Defenses bracing for Braxton

COLUMBUS, Ohio -- The formations might not be all that familiar to Tom Herman, but he has no problem understanding the intention.

Defenses are loading up to stop the run in ways the Ohio State offensive coordinator has never seen before, a direct response to the early success quarterback Braxton Miller is having as a rusher and perhaps an indirect challenge to his passing ability.

But whether or not Herman has faced many teams willing to load the box with nine guys against his attack, he and the Buckeyes know one way for sure they can make an opponent think twice about that approach. If teams are going to focus on stopping the Buckeyes on the ground, then they'll simply take to the air more often.

"I've seen defenses in the last three weeks that I've never even dreamed of in my mind to try to stop the quarterback from running the ball," Herman said. "It's an interesting quandary to be in when you have such a dynamic runner back there that defensive coverages tend to be completely skewed opposed to what you grew up knowing.

"Teams now are trying to get eight and nine guys in the box to be sound against him pulling the ball and running, so the variety of coverages that we see on first and second down is absolutely mind-boggling."

The response to it might not be nearly as complicated for the Buckeyes, who aren't opposed to getting more aggressive with their passing game and attacking downfield.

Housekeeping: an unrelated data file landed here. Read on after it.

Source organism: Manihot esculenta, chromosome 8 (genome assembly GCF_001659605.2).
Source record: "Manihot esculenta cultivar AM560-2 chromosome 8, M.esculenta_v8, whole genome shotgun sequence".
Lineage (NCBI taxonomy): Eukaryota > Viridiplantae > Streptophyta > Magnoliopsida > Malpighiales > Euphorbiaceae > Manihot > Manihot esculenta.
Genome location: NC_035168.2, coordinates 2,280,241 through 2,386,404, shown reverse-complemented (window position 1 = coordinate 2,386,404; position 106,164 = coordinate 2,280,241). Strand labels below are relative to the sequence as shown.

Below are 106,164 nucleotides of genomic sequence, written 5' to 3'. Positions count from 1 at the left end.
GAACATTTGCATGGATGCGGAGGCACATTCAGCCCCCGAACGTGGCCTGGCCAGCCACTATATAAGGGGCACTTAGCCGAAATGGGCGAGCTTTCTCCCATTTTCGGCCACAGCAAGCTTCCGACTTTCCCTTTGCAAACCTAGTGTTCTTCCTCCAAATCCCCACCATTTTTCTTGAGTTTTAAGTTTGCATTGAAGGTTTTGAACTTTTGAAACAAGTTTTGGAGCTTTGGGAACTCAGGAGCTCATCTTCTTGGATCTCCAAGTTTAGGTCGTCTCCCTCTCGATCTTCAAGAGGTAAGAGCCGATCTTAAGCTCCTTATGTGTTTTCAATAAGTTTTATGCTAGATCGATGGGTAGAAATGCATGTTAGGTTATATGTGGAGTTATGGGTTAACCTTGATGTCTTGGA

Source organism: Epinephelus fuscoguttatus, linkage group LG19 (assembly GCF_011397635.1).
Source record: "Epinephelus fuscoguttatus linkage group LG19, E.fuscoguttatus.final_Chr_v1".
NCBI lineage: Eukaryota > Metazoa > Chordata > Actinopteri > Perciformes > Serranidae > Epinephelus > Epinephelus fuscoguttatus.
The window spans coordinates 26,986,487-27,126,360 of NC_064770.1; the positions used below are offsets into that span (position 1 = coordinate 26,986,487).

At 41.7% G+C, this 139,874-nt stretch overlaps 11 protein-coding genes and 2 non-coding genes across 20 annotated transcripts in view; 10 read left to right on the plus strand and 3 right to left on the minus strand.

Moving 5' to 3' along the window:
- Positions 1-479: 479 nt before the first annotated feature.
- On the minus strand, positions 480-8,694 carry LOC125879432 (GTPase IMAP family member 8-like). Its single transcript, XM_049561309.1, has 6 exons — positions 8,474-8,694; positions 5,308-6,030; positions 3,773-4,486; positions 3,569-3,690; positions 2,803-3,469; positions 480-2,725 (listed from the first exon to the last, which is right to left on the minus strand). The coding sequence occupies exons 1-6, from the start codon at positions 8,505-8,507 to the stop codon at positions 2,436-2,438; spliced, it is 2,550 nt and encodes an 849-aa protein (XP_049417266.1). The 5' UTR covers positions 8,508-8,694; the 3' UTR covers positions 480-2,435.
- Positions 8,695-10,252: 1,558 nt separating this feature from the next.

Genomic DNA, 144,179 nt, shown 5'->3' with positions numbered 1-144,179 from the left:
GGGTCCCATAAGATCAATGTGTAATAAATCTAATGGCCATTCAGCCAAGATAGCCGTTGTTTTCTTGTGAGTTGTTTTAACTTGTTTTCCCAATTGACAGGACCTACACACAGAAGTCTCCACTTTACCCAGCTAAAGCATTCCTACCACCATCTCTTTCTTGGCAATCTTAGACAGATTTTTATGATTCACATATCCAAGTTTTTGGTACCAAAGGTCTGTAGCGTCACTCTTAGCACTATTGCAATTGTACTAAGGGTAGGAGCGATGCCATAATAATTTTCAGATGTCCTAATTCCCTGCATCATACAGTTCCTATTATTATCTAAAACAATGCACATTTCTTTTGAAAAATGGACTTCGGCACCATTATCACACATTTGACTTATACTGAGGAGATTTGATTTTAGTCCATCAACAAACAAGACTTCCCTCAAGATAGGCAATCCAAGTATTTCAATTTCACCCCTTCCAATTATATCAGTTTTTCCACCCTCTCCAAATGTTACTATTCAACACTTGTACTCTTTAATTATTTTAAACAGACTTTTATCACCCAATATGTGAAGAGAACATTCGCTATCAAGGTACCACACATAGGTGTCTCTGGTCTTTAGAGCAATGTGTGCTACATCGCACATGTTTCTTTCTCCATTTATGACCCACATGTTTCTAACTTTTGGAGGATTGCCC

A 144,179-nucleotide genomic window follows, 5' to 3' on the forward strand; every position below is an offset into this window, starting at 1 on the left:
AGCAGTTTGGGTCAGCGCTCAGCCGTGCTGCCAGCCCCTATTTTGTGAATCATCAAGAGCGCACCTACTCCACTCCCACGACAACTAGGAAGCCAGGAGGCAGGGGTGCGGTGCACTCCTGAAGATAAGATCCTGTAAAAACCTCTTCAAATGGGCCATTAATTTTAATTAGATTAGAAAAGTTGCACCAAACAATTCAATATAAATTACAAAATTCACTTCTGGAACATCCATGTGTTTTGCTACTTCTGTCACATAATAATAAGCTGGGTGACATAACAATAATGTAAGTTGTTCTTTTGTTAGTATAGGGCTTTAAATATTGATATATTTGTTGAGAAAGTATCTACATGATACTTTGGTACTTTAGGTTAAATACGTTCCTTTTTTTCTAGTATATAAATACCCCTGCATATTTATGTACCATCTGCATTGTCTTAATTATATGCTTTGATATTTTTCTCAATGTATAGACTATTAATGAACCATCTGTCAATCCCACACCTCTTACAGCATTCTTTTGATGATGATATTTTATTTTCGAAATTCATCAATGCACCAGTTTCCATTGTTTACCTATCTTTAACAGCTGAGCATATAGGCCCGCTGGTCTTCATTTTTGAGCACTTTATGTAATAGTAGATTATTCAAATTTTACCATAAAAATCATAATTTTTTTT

Given the emergence of receivers Devin Smith and Corey "Philly" Brown, who have earned the trust of the coaching staff and established themselves as legitimate playmakers, Ohio State might have been inclined to throw a bit more often either way.

But if those guys or senior tight end Jake Stoneburner are suddenly getting more one-on-one match-ups in the secondary while teams focus on Miller in the backfield, they definitely won't be shy about letting their quarterback use his arm instead of his legs.

"I think we have to take shots," Buckeyes coach Urban Meyer said. "The best thing that's happened so far in the first three weeks is we've identified a go-get-it guy at the outside that we did not have, that they did not have a year ago, and that I was worried about. I didn't see that develop until the first three games, and that's Devin Smith. Him and Philly have now proved it to me that we can start to be a little more aggressive down the field.

"That's what I saw Saturday [against California] -- a couple of those plays were dynamic."

Smith was responsible for a pair of them, making another highlight-reel reception for a touchdown by leaping and adjusting in the air for a back-shoulder throw from Miller and then turning a busted coverage into a game-winning, 72-yard score in the fourth quarter.

Stoneburner presented another option with an explosive play that covered 40 yards down the middle of the field, an area the Buckeyes might look to exploit more often as safeties creep up to spy on Miller and the rushing attack.

But as Miller proved yet again in just his third game in the new spread system, even if defenses devote extra attention to slowing him down as a runner, that doesn't mean they'll be able to do it when he jukes in the hole and accelerates down the sideline for 55-yard touchdown runs, as he did against the Golden Bears.

"Defenses are forcing us to [take shots], and that's bad coaching by me," Meyer said. "I think we've got to do more of that because they're defending the run.

"But I think Braxton is going to do what he does. He makes guys miss, and he's one of the most dynamic runners in college football."

Perhaps sooner than later, that ability might give him a chance to find out where he ranks among the best passers.